The SEC is seeking public comment (due by September 24, 2019) on possible ways to improve the framework for exempt offerings under the Securities Act of 1933 and related SEC rules and regulations, via a June 18 concept release. The SEC seeks input from issuers, investors, and other market participants on potential updates to the exempt offering framework aimed at promoting capital formation and expanding investment opportunities within the exempt market while maintaining appropriate investor protections. The release and the comment process will be of particular interest to hedge funds, private equity funds, securitization vehicles, issuers who raise funds in the private market, and virtually any other person or entity who invests in or issues into the private market under the current regulatory scheme.

The SEC explains that market participants have conveyed concerns over the complexity of the exempt offering framework, which in part stems from the fact that the current capital-raising exemptions were not adopted as part of one cohesive regulatory scheme, but rather evolved over time through various SEC rules and legislative developments. In light of the significant changes implemented over the years with respect to the exempt offering framework, as well as the increased activity within the exempt market today, the SEC is undertaking a comprehensive review of the available exemptions from registration requirements under current federal securities laws, and requests comment on broad themes and specific comment on issues relating to the following:

  • Overall framework of exempt offerings, including whether overlapping exemptions create confusion for issuers in determining the most efficient path towards raising capital, and identifying potential gaps in the framework that make it difficult for smaller issuers to rely on one of the exemptions at a key stage of capital formation;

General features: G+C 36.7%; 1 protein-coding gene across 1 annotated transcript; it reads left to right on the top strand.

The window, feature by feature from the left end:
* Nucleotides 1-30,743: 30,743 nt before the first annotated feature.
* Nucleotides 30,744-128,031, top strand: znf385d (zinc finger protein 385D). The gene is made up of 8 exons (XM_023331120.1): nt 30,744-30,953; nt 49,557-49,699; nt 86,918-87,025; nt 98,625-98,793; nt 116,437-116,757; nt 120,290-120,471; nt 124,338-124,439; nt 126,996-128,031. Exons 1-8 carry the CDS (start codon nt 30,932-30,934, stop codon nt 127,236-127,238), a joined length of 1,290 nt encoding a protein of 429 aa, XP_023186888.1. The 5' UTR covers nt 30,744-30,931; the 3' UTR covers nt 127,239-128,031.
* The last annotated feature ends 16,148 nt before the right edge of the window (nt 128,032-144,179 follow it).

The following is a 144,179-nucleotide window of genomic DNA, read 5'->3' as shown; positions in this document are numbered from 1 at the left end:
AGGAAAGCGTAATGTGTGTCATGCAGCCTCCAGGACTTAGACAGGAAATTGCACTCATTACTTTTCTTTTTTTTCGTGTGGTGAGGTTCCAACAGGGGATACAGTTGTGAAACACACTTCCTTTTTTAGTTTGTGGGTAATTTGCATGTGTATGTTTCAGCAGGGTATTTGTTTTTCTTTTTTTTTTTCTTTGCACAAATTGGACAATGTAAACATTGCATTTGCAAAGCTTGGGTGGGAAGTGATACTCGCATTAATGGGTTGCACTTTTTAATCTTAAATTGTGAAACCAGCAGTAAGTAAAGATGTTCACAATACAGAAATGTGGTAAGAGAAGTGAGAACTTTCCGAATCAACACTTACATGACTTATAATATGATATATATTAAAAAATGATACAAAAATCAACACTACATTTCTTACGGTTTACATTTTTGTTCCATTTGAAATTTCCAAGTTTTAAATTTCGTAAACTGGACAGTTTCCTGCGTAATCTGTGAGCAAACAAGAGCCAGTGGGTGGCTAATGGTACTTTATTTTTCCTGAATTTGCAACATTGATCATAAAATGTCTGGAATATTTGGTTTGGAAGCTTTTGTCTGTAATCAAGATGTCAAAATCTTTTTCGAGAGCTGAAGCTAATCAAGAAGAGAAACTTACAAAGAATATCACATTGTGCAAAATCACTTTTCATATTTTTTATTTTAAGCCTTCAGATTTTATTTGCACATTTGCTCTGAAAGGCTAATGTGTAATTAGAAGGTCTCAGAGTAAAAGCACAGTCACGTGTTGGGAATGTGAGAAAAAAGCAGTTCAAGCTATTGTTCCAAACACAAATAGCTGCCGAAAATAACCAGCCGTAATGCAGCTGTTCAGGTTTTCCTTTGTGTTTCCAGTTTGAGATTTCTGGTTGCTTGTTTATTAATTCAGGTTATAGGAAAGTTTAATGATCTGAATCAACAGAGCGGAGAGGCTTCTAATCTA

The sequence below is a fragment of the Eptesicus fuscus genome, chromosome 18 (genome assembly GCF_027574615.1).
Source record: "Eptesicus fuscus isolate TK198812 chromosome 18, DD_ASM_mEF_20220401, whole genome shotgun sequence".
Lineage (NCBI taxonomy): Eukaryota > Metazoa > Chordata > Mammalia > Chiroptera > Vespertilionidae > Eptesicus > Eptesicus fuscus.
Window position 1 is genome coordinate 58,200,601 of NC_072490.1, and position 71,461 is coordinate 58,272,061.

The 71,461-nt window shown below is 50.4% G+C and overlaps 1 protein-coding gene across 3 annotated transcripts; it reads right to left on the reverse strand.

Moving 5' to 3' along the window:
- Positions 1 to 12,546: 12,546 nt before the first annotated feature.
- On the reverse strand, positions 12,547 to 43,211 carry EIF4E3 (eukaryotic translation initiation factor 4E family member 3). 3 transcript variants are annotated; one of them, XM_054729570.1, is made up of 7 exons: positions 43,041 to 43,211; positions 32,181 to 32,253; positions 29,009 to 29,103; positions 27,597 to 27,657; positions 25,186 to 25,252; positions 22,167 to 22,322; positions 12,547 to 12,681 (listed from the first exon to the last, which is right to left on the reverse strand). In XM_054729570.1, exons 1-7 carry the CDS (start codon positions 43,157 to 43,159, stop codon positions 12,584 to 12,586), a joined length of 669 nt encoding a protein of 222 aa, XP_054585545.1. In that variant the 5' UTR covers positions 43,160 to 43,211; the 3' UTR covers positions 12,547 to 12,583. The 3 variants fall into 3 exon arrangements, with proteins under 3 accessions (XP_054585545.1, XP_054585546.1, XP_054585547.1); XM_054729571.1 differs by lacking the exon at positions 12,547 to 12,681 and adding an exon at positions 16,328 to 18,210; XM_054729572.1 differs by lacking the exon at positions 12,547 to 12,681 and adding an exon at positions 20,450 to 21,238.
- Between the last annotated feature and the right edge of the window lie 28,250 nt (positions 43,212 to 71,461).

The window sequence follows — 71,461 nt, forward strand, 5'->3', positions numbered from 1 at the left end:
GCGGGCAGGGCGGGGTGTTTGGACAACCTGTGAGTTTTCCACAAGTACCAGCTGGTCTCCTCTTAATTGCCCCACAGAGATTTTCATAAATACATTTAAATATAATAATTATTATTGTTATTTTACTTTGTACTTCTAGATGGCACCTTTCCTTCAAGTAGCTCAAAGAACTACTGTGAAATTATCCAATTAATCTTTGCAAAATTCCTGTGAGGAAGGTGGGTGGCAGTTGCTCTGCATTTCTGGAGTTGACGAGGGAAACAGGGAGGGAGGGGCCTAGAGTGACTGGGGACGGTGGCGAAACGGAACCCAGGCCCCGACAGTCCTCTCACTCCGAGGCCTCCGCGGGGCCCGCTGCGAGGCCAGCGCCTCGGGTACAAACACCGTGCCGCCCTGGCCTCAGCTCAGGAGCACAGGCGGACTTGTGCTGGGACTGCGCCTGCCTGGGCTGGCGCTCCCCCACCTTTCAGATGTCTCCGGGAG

• Specific conditions of the capital-raising exemptions under Section 4(a)(2) of the Securities Act and Rule 506 of Regulation D, Regulation A, Rule 504 of Regulation D, Rules 147 and 147A under Section 3(a)(11) of the Securities Act, and Section 4(a)(6) of the Securities Act and Regulation Crowdfunding;
  • “Accredited investor” definition, including whether investor eligibility limitations should be revised to focus on the sophistication of the investor, the investment amount, or other criteria instead of just the income or wealth of the individual investor;
  • Integration analyses applied in the context of exempt offerings, including whether further guidance should be provided to issuers on their ability to transition from one offering to another;
  • Exempt offerings by pooled investment funds, including whether retail investors should be permitted greater exposure to growth-stage issuers through pooled investment funds; and
  • Secondary trading of securities initially issued in exempt offerings, including whether revisions are needed for the current resale exemptions in light of limited secondary market liquidity concerns.

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